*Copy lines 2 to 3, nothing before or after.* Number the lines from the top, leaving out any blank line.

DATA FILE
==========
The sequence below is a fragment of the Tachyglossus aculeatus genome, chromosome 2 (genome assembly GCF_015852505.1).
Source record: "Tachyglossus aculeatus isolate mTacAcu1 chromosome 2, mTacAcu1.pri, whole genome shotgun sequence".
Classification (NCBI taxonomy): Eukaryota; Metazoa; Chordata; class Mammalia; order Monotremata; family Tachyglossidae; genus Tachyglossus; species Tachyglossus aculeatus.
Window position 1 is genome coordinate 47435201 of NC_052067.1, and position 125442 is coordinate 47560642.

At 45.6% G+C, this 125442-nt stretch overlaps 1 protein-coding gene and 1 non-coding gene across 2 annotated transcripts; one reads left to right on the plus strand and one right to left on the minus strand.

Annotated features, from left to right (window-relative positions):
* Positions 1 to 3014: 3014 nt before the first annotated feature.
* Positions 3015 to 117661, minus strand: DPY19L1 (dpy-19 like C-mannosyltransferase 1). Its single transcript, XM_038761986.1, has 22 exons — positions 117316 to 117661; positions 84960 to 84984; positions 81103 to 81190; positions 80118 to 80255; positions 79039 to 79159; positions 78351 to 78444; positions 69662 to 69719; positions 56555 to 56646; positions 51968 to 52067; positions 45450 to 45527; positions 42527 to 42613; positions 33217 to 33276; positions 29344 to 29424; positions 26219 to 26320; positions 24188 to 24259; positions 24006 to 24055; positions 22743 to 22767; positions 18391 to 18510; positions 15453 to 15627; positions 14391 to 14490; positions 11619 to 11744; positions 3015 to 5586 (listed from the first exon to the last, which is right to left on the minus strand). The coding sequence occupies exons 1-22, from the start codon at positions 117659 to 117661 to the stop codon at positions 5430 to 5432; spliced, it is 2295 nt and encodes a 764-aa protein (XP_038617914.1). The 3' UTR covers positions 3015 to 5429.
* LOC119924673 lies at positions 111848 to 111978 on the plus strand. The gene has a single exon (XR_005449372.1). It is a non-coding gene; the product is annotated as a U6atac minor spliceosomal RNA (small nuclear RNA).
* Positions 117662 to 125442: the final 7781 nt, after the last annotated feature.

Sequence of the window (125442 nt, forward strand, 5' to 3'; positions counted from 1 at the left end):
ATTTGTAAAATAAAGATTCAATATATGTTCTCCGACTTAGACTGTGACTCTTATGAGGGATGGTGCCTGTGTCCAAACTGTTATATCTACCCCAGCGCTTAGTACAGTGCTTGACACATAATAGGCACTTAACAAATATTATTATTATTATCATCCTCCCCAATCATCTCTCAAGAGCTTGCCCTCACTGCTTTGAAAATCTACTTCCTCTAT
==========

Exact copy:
Source record: "Tachyglossus aculeatus isolate mTacAcu1 chromosome 2, mTacAcu1.pri, whole genome shotgun sequence".
Classification (NCBI taxonomy): Eukaryota; Metazoa; Chordata; class Mammalia; order Monotremata; family Tachyglossidae; genus Tachyglossus; species Tachyglossus aculeatus.